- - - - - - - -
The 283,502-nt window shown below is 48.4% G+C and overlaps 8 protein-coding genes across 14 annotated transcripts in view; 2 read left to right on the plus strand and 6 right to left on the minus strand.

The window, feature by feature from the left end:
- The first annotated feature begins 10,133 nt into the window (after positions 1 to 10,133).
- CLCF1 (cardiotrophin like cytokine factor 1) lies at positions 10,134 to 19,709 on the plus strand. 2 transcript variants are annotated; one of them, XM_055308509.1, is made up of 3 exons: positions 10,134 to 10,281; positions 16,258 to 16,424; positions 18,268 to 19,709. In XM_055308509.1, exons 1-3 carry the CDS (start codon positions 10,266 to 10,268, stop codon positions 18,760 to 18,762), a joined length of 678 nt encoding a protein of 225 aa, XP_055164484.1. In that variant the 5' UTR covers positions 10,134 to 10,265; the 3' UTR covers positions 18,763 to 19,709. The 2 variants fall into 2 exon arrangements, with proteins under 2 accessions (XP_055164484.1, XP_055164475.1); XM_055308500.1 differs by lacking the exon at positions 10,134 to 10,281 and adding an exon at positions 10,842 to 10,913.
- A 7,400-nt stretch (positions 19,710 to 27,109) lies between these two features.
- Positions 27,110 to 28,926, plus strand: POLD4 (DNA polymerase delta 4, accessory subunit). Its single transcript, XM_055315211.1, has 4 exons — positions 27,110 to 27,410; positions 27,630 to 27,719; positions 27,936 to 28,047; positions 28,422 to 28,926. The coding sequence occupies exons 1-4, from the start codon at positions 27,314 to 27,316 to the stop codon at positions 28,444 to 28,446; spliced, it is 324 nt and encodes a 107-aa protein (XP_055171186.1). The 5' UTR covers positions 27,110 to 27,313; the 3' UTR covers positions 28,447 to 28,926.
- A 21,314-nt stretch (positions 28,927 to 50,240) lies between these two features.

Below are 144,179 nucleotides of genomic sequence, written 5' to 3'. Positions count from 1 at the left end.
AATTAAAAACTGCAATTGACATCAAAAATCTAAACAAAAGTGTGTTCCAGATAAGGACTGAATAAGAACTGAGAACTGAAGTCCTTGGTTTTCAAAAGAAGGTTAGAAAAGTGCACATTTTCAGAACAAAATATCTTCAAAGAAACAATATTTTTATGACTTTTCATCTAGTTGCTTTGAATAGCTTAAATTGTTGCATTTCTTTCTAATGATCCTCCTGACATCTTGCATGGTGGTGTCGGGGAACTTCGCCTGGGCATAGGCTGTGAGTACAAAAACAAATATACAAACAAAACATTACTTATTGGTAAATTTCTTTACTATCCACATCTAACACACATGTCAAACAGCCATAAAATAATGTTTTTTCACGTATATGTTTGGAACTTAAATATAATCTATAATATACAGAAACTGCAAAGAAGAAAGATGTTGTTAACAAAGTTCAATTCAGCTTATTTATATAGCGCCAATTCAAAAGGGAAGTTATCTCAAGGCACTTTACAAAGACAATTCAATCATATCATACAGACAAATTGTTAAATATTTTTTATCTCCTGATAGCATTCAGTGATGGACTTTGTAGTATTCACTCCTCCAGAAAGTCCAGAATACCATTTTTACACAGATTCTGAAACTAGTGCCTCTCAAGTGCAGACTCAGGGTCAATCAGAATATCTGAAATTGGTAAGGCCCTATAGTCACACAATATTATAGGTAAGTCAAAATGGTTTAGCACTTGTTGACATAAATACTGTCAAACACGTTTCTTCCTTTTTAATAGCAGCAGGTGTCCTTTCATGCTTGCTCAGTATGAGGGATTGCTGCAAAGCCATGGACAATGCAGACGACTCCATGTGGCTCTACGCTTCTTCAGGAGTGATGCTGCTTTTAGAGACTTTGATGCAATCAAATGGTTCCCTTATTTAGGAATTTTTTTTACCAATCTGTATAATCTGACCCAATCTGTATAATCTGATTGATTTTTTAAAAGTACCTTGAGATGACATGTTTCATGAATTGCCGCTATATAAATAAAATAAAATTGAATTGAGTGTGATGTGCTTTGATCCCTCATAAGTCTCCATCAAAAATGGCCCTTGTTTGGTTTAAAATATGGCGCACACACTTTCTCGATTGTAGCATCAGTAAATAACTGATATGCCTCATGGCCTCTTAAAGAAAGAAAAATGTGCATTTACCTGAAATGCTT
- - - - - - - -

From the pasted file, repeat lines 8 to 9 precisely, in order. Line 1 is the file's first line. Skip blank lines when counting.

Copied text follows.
Below are 144,179 nucleotides of genomic sequence, written 5' to 3'. Positions count from 1 at the left end.
AATTAAAAACTGCAATTGACATCAAAAATCTAAACAAAAGTGTGTTCCAGATAAGGACTGAATAAGAACTGAGAACTGAAGTCCTTGGTTTTCAAAAGAAGGTTAGAAAAGTGCACATTTTCAGAACAAAATATCTTCAAAGAAACAATATTTTTATGACTTTTCATCTAGTTGCTTTGAATAGCTTAAATTGTTGCATTTCTTTCTAATGATCCTCCTGACATCTTGCATGGTGGTGTCGGGGAACTTCGCCTGGGCATAGGCTGTGAGTACAAAAACAAATATACAAACAAAACATTACTTATTGGTAAATTTCTTTACTATCCACATCTAACACACATGTCAAACAGCCATAAAATAATGTTTTTTCACGTATATGTTTGGAACTTAAATATAATCTATAATATACAGAAACTGCAAAGAAGAAAGATGTTGTTAACAAAGTTCAATTCAGCTTATTTATATAGCGCCAATTCAAAAGGGAAGTTATCTCAAGGCACTTTACAAAGACAATTCAATCATATCATACAGACAAATTGTTAAATATTTTTTATCTCCTGATAGCATTCAGTGATGGACTTTGTAGTATTCACTCCTCCAGAAAGTCCAGAATACCATTTTTACACAGATTCTGAAACTAGTGCCTCTCAAGTGCAGACTCAGGGTCAATCAGAATATCTGAAATTGGTAAGGCCCTATAGTCACACAATATTATAGGTAAGTCAAAATGGTTTAGCACTTGTTGACATAAATACTGTCAAACACGTTTCTTCCTTTTTAATAGCAGCAGGTGTCCTTTCATGCTTGCTCAGTATGAGGGATTGCTGCAAAGCCATGGACAATGCAGACGACTCCATGTGGCTCTACGCTTCTTCAGGAGTGATGCTGCTTTTAGAGACTTTGATGCAATCAAATGGTTCCCTTATTTAGGAATTTTTTTTACCAATCTGTATAATCTGACCCAATCTGTATAATCTGATTGATTTTTTAAAAGTACCTTGAGATGACATGTTTCATGAATTGCCGCTATATAAATAAAATAAAATTGAATTGAGTGTGATGTGCTTTGATCCCTCATAAGTCTCCATCAAAAATGGCCCTTGTTTGGTTTAAAATATGGCGCACACACTTTCTCGATTGTAGCATCAGTAAATAACTGATATGCCTCATGGCCTCTTAAAGAAAGAAAAATGTGCATTTACCTGAAATGCTT